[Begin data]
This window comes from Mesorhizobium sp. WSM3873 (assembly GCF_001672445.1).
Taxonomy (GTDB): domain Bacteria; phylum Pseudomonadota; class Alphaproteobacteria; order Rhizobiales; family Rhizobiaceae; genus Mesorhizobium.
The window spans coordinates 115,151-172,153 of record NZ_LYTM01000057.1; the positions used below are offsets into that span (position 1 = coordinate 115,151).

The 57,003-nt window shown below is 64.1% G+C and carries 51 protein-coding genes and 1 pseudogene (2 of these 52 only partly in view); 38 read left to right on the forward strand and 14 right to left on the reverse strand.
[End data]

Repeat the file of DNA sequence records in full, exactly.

This window comes from Mesorhizobium sp. WSM3873 (assembly GCF_001672445.1).
Taxonomy (GTDB): domain Bacteria; phylum Pseudomonadota; class Alphaproteobacteria; order Rhizobiales; family Rhizobiaceae; genus Mesorhizobium.
The window spans coordinates 115,151-172,153 of record NZ_LYTM01000057.1; the positions used below are offsets into that span (position 1 = coordinate 115,151).

The 57,003-nt window shown below is 64.1% G+C and carries 51 protein-coding genes and 1 pseudogene (2 of these 52 only partly in view); 38 read left to right on the forward strand and 14 right to left on the reverse strand.